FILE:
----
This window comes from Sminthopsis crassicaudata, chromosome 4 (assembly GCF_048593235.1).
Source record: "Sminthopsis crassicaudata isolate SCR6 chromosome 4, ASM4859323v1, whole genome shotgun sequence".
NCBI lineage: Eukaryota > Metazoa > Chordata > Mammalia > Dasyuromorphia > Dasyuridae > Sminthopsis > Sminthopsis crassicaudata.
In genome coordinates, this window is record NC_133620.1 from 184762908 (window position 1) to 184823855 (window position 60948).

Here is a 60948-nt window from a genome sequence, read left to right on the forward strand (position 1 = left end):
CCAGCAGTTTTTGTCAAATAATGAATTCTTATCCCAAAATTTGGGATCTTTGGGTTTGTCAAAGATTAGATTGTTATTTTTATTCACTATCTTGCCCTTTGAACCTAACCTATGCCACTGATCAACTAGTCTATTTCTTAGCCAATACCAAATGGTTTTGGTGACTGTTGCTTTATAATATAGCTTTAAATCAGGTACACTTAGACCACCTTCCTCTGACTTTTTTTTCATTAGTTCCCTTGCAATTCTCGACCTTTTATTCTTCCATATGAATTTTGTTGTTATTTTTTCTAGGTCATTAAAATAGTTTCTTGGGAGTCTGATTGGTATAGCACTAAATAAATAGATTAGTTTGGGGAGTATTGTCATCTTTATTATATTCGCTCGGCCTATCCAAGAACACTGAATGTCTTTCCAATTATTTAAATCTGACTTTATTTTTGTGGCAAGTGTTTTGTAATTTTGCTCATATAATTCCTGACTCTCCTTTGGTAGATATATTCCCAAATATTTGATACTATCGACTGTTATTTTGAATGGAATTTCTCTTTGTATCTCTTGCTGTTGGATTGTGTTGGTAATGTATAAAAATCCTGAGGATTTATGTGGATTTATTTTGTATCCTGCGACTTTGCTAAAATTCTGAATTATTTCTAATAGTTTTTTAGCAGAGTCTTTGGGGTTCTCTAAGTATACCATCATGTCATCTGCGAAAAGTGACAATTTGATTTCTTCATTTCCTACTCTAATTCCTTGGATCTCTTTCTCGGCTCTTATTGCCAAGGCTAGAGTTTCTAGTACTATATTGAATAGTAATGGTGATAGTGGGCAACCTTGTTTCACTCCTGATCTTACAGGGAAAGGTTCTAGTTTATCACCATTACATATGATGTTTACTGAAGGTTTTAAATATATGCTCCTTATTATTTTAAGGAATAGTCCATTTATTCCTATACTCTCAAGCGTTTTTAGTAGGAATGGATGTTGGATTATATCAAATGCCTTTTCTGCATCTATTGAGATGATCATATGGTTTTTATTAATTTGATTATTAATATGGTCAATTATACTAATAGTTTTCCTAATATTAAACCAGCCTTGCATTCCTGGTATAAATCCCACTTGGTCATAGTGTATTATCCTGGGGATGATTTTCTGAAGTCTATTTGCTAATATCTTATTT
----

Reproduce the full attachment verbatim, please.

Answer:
This window comes from Sminthopsis crassicaudata, chromosome 4 (assembly GCF_048593235.1).
Source record: "Sminthopsis crassicaudata isolate SCR6 chromosome 4, ASM4859323v1, whole genome shotgun sequence".
NCBI lineage: Eukaryota > Metazoa > Chordata > Mammalia > Dasyuromorphia > Dasyuridae > Sminthopsis > Sminthopsis crassicaudata.
In genome coordinates, this window is record NC_133620.1 from 184762908 (window position 1) to 184823855 (window position 60948).

Here is a 60948-nt window from a genome sequence, read left to right on the forward strand (position 1 = left end):
CCAGCAGTTTTTGTCAAATAATGAATTCTTATCCCAAAATTTGGGATCTTTGGGTTTGTCAAAGATTAGATTGTTATTTTTATTCACTATCTTGCCCTTTGAACCTAACCTATGCCACTGATCAACTAGTCTATTTCTTAGCCAATACCAAATGGTTTTGGTGACTGTTGCTTTATAATATAGCTTTAAATCAGGTACACTTAGACCACCTTCCTCTGACTTTTTTTTCATTAGTTCCCTTGCAATTCTCGACCTTTTATTCTTCCATATGAATTTTGTTGTTATTTTTTCTAGGTCATTAAAATAGTTTCTTGGGAGTCTGATTGGTATAGCACTAAATAAATAGATTAGTTTGGGGAGTATTGTCATCTTTATTATATTCGCTCGGCCTATCCAAGAACACTGAATGTCTTTCCAATTATTTAAATCTGACTTTATTTTTGTGGCAAGTGTTTTGTAATTTTGCTCATATAATTCCTGACTCTCCTTTGGTAGATATATTCCCAAATATTTGATACTATCGACTGTTATTTTGAATGGAATTTCTCTTTGTATCTCTTGCTGTTGGATTGTGTTGGTAATGTATAAAAATCCTGAGGATTTATGTGGATTTATTTTGTATCCTGCGACTTTGCTAAAATTCTGAATTATTTCTAATAGTTTTTTAGCAGAGTCTTTGGGGTTCTCTAAGTATACCATCATGTCATCTGCGAAAAGTGACAATTTGATTTCTTCATTTCCTACTCTAATTCCTTGGATCTCTTTCTCGGCTCTTATTGCCAAGGCTAGAGTTTCTAGTACTATATTGAATAGTAATGGTGATAGTGGGCAACCTTGTTTCACTCCTGATCTTACAGGGAAAGGTTCTAGTTTATCACCATTACATATGATGTTTACTGAAGGTTTTAAATATATGCTCCTTATTATTTTAAGGAATAGTCCATTTATTCCTATACTCTCAAGCGTTTTTAGTAGGAATGGATGTTGGATTATATCAAATGCCTTTTCTGCATCTATTGAGATGATCATATGGTTTTTATTAATTTGATTATTAATATGGTCAATTATACTAATAGTTTTCCTAATATTAAACCAGCCTTGCATTCCTGGTATAAATCCCACTTGGTCATAGTGTATTATCCTGGGGATGATTTTCTGAAGTCTATTTGCTAATATCTTATTT